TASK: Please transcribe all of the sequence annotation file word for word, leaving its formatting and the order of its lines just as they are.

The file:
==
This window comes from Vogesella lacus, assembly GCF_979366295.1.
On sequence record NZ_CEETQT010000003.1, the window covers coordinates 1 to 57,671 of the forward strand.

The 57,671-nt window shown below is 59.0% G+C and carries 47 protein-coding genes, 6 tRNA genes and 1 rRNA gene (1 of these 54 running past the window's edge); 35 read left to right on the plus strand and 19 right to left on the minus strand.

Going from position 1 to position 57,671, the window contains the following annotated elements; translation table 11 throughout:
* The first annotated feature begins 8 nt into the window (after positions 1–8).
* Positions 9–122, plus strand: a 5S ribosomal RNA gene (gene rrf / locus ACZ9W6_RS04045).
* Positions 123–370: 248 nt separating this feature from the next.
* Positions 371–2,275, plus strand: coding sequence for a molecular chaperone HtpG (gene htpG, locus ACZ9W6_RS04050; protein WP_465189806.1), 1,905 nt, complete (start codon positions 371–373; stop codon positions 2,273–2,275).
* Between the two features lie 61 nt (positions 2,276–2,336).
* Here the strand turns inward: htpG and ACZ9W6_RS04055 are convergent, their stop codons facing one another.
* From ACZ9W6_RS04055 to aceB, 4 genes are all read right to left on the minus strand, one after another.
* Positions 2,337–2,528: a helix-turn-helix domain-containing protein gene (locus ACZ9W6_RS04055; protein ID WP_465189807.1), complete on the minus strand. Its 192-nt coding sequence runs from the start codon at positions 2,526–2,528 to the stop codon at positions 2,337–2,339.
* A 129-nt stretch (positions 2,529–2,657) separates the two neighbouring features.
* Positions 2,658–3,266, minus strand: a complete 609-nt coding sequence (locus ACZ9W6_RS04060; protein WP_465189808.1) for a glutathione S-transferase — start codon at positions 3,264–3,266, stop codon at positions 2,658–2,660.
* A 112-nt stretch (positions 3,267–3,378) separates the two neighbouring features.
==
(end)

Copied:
This window comes from Vogesella lacus, assembly GCF_979366295.1.
On sequence record NZ_CEETQT010000003.1, the window covers coordinates 1 to 57,671 of the forward strand.

The 57,671-nt window shown below is 59.0% G+C and carries 47 protein-coding genes, 6 tRNA genes and 1 rRNA gene (1 of these 54 running past the window's edge); 35 read left to right on the plus strand and 19 right to left on the minus strand.

Going from position 1 to position 57,671, the window contains the following annotated elements; translation table 11 throughout:
* The first annotated feature begins 8 nt into the window (after positions 1–8).
* Positions 9–122, plus strand: a 5S ribosomal RNA gene (gene rrf / locus ACZ9W6_RS04045).
* Positions 123–370: 248 nt separating this feature from the next.
* Positions 371–2,275, plus strand: coding sequence for a molecular chaperone HtpG (gene htpG, locus ACZ9W6_RS04050; protein WP_465189806.1), 1,905 nt, complete (start codon positions 371–373; stop codon positions 2,273–2,275).
* Between the two features lie 61 nt (positions 2,276–2,336).
* Here the strand turns inward: htpG and ACZ9W6_RS04055 are convergent, their stop codons facing one another.
* From ACZ9W6_RS04055 to aceB, 4 genes are all read right to left on the minus strand, one after another.
* Positions 2,337–2,528: a helix-turn-helix domain-containing protein gene (locus ACZ9W6_RS04055; protein ID WP_465189807.1), complete on the minus strand. Its 192-nt coding sequence runs from the start codon at positions 2,526–2,528 to the stop codon at positions 2,337–2,339.
* A 129-nt stretch (positions 2,529–2,657) separates the two neighbouring features.
* Positions 2,658–3,266, minus strand: a complete 609-nt coding sequence (locus ACZ9W6_RS04060; protein WP_465189808.1) for a glutathione S-transferase — start codon at positions 3,264–3,266, stop codon at positions 2,658–2,660.
* A 112-nt stretch (positions 3,267–3,378) separates the two neighbouring features.